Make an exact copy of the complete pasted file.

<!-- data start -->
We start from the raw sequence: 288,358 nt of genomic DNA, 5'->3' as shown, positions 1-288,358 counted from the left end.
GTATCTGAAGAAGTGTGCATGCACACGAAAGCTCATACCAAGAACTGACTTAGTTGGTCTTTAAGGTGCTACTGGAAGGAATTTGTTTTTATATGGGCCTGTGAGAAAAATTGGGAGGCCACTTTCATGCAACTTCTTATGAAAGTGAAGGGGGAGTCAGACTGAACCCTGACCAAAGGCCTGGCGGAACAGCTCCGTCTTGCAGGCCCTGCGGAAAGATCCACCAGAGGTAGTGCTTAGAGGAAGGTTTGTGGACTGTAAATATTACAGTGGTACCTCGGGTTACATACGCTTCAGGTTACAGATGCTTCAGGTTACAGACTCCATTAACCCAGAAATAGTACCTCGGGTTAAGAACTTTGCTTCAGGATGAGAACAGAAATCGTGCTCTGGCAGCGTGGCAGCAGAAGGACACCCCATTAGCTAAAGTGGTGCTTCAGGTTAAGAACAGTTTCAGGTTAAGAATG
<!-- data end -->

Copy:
We start from the raw sequence: 288,358 nt of genomic DNA, 5'->3' as shown, positions 1-288,358 counted from the left end.
GTATCTGAAGAAGTGTGCATGCACACGAAAGCTCATACCAAGAACTGACTTAGTTGGTCTTTAAGGTGCTACTGGAAGGAATTTGTTTTTATATGGGCCTGTGAGAAAAATTGGGAGGCCACTTTCATGCAACTTCTTATGAAAGTGAAGGGGGAGTCAGACTGAACCCTGACCAAAGGCCTGGCGGAACAGCTCCGTCTTGCAGGCCCTGCGGAAAGATCCACCAGAGGTAGTGCTTAGAGGAAGGTTTGTGGACTGTAAATATTACAGTGGTACCTCGGGTTACATACGCTTCAGGTTACAGATGCTTCAGGTTACAGACTCCATTAACCCAGAAATAGTACCTCGGGTTAAGAACTTTGCTTCAGGATGAGAACAGAAATCGTGCTCTGGCAGCGTGGCAGCAGAAGGACACCCCATTAGCTAAAGTGGTGCTTCAGGTTAAGAACAGTTTCAGGTTAAGAATG